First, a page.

By John Pilger
The joining of hands across America’s illusory political divide has a long history. The native Americans were slaughtered, the Philippines laid to waste and Cuba and much of Latin America brought to heel with “bipartisan” backing. Wading through the blood, a new breed of popular historian, the journalist in the pay of rich newspaper owners, spun the heroic myths of a super-sect called Americanism, which advertising and public relations in the 20th century formalized as an ideology, embracing both conservatism and liberalism.
In the modern era, most of America’s wars have been launched by liberal Democratic presidents—Harry Truman in Korea, John F Kennedy and Lyndon B Johnson in Vietnam, Jimmy Carter in Afghanistan. The fictitious “missile gap” was invented by Kennedy’s liberal New Frontiersmen as a rationale for keeping the cold war going. In 1964, a Democrat-dominated Congress gave President Johnson authority to attack Vietnam, a defenseless peasant nation offering no threat to the United States. Like the non-existent WMDs in Iraq, the justification was a non- existent “incident” in which, it was said, two North Vietnamese patrol boats had attacked an American warship. More than three million deaths and the ruin of a once bountiful land followed.
During the past 60 years, only once has Congress voted to limit the president’s “right” to terrorize other countries. This aberration, the Clark Amendment 1975, a product of the great Vietnam anti-war movement, was repealed in 1985 by Ronald Reagan.
During Reagan’s assaults on central America in the 1980s, liberal voices such as Tom Wicker of the New York Times, doyen of the “doves,” seriously debated whether or not tiny, impoverished Nicaragua was a threat to the United States. These days, terrorism having replaced the red menace, another fake debate is under way. This is lesser evilism. Although few liberal-minded voters seem to have illusions about John Kerry, their need to get rid of the “rogue” Bush administration is all-consuming. Representing them in Britain, the Guardian says that the coming presidential election is “exceptional.” “Mr. Kerry’s flaws and limitations are evident,” says the paper, “but they are put in the shade by the neo-conservative agenda and catastrophic war-making of Mr. Bush. This is an election in which almost the whole world will breathe a sigh of relief if the incumbent is defeated.”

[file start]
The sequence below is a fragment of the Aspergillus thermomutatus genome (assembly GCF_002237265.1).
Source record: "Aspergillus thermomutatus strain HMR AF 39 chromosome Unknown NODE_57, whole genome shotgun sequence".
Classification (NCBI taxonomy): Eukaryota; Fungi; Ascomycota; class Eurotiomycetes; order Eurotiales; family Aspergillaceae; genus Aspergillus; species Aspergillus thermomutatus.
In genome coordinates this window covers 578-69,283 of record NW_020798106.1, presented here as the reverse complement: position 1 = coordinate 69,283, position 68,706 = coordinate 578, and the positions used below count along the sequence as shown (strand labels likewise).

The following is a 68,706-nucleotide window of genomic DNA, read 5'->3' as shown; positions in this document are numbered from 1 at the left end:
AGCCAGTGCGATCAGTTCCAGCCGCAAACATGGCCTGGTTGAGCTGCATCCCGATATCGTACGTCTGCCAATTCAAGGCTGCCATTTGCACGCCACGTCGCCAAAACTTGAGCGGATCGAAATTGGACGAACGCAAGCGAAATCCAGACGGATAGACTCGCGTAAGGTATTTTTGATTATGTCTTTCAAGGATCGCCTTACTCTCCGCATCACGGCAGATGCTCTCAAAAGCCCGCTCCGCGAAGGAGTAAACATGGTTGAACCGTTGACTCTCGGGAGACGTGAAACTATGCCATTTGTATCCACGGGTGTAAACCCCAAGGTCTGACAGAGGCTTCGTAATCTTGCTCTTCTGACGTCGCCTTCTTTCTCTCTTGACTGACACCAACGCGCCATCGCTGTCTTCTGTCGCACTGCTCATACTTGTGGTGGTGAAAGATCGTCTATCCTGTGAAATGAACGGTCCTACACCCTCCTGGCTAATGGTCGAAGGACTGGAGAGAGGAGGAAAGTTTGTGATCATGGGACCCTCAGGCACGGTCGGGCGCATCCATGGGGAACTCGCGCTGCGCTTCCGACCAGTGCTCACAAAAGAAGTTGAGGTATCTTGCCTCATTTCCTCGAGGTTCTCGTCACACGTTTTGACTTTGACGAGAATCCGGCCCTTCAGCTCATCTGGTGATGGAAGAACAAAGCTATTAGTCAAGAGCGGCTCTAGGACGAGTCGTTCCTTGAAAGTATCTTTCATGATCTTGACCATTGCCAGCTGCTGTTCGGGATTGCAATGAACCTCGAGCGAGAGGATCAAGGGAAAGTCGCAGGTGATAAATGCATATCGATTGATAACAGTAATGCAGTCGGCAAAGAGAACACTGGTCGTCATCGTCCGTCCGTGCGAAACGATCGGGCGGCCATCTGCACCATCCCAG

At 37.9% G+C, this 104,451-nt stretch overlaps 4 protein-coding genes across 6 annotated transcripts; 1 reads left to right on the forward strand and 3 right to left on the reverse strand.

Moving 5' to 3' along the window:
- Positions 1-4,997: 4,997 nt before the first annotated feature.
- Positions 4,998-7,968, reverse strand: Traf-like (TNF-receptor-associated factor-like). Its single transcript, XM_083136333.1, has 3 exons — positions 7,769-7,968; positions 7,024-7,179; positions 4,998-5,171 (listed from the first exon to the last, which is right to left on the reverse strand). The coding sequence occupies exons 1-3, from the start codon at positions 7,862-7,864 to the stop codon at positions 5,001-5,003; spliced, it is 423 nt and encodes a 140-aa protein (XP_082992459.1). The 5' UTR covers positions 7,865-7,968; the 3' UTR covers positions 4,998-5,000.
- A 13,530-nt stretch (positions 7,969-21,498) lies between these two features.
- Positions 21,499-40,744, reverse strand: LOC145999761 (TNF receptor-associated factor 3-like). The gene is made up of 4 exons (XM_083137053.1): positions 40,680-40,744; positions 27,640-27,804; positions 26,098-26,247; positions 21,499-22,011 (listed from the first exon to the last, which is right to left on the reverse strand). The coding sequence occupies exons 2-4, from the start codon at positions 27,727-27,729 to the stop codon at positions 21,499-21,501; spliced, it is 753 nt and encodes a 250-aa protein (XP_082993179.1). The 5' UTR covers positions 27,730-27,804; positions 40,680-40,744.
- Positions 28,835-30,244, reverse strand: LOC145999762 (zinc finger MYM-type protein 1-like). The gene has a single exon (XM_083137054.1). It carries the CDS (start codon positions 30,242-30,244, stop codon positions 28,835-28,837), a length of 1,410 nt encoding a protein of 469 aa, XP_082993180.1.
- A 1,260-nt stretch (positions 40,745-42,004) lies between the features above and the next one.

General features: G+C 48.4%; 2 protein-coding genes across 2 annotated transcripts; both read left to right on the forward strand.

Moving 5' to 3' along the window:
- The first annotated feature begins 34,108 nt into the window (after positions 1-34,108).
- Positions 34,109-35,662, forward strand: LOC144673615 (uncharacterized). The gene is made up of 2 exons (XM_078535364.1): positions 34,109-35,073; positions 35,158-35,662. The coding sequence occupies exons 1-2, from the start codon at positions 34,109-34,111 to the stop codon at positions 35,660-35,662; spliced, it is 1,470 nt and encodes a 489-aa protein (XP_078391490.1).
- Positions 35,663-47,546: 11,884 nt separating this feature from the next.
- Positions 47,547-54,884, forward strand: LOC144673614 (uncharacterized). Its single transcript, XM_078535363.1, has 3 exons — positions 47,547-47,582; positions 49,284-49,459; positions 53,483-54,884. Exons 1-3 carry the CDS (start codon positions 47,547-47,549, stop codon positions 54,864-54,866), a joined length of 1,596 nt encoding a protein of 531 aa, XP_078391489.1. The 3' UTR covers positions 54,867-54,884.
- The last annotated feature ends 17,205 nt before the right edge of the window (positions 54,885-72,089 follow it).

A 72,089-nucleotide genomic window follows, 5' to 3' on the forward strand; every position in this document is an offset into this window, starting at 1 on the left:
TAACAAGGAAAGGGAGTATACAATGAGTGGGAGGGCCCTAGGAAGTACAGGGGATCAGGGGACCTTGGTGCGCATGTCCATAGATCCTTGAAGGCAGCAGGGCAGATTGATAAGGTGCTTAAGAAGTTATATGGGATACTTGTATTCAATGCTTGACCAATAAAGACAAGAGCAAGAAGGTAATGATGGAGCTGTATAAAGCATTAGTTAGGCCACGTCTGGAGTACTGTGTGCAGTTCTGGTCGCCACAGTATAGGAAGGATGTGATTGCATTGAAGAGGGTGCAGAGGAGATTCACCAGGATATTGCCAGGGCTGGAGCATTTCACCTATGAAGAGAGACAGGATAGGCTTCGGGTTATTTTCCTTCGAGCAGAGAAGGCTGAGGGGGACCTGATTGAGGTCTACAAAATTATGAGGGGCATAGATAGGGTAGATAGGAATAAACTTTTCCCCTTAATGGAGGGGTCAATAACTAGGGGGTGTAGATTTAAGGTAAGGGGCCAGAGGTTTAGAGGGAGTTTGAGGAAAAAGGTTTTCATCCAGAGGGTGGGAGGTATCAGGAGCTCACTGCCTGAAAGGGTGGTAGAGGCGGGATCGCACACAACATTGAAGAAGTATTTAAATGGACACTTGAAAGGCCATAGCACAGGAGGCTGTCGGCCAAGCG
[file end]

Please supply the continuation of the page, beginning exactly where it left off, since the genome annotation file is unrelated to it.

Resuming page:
The whole world may well breathe a sigh of relief: the Bush regime is both dangerous and universally loathed; but that is not the point. We have debated lesser evilism so often on both sides of the Atlantic that it is surely time to stop gesturing at the obvious and to examine critically a system that produces the Bushes and their Democratic shadows. For those of us who marvel at our luck in reaching mature years without having been blown to bits by the warlords of Americanism, Republican and Democrat, conservative and liberal, and for the millions all over the world who now reject the American contagion in political life, the true issue is clear.
It is the continuation of a project that began more than 500 years ago. The privileges of “discovery and conquest” granted to Christopher Columbus in 1492, in a world the pope considered “his property to be disposed according to his will,” have been replaced by another piracy transformed into the divine will of Americanism and sustained by technological progress, notably that of the media. “The threat to independence in the late 20th century from the new electronics,” wrote Edward Said in Culture and Imperialism, “could be greater than was colonialism itself. We are beginning to learn that de-colonization was not the termination of imperial relationships but merely the extending of a geopolitical web which has been spinning since the Renaissance. The new media have the power to penetrate more deeply into a ‘receiving’ culture than any previous manifestation of western technology.”
Every modern president has been, in large part, a media creation. Thus, the murderous Reagan is sanctified still; Rupert Murdoch’s Fox Channel and the post-Hutton BBC have differed only in their forms of adulation. And Bill Clinton is regarded nostalgically by liberals as flawed but enlightened; yet Clinton’s presidential years were far more violent than Bush’s and his goals were the same: “the integration of countries into the global free- market community,” the terms of which, noted the New York Times, “require the United States to be involved in the plumbing and wiring of nations’ internal affairs more deeply than ever before.” The Pentagon’s “full-spectrum dominance” was not the product of the “neo-cons,” but of the liberal Clinton, who approved what was then the greatest war expenditure in history. According to the Guardian, Clinton’s heir, John Kerry, sends us “energizing progressive calls.” It is time to stop this nonsense.
—New Statesman, August 20,2004